The first two questions that came to my mind after I heard the news that I was admitted to the University of Minnesota were what I should do next and what I should bring. After sitting in front of a computer in an internet cafe for a couple hours, I found out that I needed to:

1. Confirm my enrollment
The following link gave me information about the deadlines and how to complete it: http://www.isss.umn.edu/new/confirmenr.html.

2. Apply for my student visa
When I clicked on the following link, I was able to find detailed information on how to obtain a student visa: http://www.isss.umn.edu/new/visas.html. Frankly speaking, I was a bit lazy to read all of it, hhehe. I decided to just type 'obtaining a US visa' at google.com and found this following website http://www.usembassy.gov/. I chose the closest embassies to my hometown and found the information on how to request a student visa under the 'non-immigrant visas' tab.

Note: transfer students need to complete their visa transfer process (visa transfers are students coming from another US college or university) http://www.isss.umn.edu/new/visas.html

3. Plan my expenses and payment of tuition
I lived with my parents in Indonesia for 17 years. They always gave me pocket money every month, but of course, most of it was for my own pleasure. They already took care of the grocery, phone-electricity-internet billings, school tuition, etc. I knew if I was going to continue my education in America, I needed to be an independent individual, including knowing how to handle my own expenses (http://www.isss.umn.edu/new/pay.html).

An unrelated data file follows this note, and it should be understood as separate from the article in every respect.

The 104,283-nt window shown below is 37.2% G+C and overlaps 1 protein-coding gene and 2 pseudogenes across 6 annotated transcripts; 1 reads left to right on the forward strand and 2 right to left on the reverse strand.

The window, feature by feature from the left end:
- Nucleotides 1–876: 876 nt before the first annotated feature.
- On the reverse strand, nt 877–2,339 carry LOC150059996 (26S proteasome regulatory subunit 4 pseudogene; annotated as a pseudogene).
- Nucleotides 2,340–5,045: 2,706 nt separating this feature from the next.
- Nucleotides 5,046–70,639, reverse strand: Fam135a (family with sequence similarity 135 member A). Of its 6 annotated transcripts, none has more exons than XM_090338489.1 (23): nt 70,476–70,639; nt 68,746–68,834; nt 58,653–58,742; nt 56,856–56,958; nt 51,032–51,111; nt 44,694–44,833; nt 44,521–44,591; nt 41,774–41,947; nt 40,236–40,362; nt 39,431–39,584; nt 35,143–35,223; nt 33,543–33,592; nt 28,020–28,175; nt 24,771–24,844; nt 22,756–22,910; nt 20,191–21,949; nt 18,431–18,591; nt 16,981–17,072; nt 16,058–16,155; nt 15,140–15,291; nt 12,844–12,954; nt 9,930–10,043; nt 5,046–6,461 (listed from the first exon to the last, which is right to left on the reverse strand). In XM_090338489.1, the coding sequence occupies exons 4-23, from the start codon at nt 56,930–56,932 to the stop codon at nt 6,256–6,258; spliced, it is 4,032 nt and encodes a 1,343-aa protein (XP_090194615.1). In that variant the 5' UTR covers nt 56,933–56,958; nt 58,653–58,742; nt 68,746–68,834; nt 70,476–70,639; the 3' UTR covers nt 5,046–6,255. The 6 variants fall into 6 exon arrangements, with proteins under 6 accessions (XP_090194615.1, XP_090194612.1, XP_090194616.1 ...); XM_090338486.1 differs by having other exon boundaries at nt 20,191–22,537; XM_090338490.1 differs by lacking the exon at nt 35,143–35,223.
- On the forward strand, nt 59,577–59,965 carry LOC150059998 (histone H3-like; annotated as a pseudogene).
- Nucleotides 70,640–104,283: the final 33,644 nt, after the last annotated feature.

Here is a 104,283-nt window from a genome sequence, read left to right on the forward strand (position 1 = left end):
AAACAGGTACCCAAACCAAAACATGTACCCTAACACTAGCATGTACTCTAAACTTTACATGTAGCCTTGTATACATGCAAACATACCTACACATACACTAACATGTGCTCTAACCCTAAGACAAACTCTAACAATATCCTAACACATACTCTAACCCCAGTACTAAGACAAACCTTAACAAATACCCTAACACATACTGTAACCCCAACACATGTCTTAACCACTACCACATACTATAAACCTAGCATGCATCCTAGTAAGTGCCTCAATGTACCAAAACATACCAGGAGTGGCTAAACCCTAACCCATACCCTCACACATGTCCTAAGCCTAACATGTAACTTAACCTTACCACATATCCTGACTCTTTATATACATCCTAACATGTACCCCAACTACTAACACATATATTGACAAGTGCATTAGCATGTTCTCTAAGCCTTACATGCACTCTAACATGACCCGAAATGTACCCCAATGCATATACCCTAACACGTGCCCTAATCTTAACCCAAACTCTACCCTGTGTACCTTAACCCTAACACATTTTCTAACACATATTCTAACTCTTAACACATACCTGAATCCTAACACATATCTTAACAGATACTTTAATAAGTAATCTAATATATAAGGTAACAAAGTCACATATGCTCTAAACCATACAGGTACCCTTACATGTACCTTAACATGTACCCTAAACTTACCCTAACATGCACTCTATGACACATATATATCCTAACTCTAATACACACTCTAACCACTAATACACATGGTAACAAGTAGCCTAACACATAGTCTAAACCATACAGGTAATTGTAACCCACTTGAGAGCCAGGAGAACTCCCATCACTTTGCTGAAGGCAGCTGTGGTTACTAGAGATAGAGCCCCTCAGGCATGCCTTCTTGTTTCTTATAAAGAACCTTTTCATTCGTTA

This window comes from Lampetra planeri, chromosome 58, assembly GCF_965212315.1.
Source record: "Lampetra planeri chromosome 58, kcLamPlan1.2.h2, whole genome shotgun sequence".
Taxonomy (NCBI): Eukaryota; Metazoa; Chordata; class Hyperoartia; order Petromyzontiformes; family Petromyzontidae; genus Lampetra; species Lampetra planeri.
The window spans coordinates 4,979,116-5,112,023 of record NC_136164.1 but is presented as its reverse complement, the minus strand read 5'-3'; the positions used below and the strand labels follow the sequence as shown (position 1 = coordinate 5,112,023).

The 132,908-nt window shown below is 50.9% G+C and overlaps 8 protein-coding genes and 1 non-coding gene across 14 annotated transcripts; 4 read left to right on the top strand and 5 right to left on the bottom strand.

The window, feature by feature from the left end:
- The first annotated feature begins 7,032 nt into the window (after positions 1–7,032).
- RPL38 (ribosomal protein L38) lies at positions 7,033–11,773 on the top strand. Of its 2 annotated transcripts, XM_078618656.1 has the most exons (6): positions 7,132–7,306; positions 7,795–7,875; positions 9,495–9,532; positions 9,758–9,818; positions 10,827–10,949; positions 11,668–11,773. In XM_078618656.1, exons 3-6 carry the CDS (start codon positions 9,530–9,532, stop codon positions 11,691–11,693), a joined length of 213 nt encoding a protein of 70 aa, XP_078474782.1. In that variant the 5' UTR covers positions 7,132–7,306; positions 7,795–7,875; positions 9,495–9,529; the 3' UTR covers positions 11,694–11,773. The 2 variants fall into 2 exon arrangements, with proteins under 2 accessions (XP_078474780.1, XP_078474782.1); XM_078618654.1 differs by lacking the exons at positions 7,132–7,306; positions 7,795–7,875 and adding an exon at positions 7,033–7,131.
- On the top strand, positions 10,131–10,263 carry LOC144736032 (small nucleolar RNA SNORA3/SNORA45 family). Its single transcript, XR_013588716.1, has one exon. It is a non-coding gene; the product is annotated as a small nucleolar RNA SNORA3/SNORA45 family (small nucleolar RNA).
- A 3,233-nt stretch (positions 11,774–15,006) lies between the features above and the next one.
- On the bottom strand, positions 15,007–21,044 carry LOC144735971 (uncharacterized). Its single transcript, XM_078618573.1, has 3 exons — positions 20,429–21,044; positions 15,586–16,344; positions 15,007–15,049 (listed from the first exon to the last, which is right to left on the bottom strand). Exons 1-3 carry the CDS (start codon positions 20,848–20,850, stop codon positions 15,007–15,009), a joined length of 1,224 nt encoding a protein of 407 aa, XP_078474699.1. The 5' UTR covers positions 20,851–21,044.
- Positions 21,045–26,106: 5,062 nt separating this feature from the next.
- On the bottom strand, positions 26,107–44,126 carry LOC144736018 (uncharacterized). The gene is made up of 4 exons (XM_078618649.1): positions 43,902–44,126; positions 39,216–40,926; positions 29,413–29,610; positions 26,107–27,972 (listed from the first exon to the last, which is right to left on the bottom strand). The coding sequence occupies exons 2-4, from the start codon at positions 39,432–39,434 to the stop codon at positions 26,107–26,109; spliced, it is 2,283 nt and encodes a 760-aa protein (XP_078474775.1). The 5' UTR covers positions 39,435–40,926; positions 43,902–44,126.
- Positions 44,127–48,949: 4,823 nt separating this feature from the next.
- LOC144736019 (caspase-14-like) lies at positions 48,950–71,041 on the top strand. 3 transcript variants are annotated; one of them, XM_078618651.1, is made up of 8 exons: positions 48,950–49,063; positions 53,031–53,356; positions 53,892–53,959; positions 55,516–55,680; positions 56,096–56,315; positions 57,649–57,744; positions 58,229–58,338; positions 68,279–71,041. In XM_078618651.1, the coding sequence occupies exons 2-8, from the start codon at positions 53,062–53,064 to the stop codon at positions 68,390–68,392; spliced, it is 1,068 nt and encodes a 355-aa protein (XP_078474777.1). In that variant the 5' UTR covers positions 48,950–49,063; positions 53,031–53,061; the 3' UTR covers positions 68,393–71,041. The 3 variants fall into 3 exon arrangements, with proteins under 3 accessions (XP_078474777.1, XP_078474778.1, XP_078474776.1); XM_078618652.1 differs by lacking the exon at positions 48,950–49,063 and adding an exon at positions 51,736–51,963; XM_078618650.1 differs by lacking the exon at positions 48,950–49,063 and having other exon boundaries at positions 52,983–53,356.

4. Send my immunization record
It was interesting when I found out about the whole immunization form thing because we do not need to submit one in Indonesia. However, Minnesota law, apparently, requires all students to be immunized against measles, mumps, rubella, tetanus, and diphtheria. I needed to complete and sign the Student Immunization Record (http://www.bhs.umn.edu/services/immunizationservices.htm), then send it in an envelope, together with my enrollment confirmation form, to the address on the form ( do not forget to provide in writing the month and year you received each immunization). I remember I did not get one of those vaccinations in Indonesia; therefore, I needed to receive it after I arrived here (at my own expense).

5. Initiate my University of Minnesota email account
This was particularly important when I needed to apply for an on-campus housing. At first, I was confused when I was asked to provide my social security numbers because I did not think I had one. Later on, I found out that international students do not have social security numbers, so I could leave it blank https://www.umn.edu/initiate/.

...to be continued to the second part ^0^

Salam,
-asa-

March 4, 2009

Ready for school in mind and body?

No time to exercise during the semester?
I had the same problem that maybe many of you are having regarding to exercising and controlling your health, especially when we have little time to even get some sleep! I know that particular intervals of time during the semester you will not even think about getting close to the treadmill or the gym in general. I did this same mistake the first 3 semesters. Then I started to fill so tired, and completely bored of doing nothing but school related stuff. So at the beginning of this semester I changed my mind, and a little bit my schedule. I was determined to be healthier not only physically, but mentally too.
I will talk in this blog about working out and jump into the bike, and getting some quality time to relax and make new friends! It is amazing what happens when you open your circle of places, people, and activities just a little bit more ;)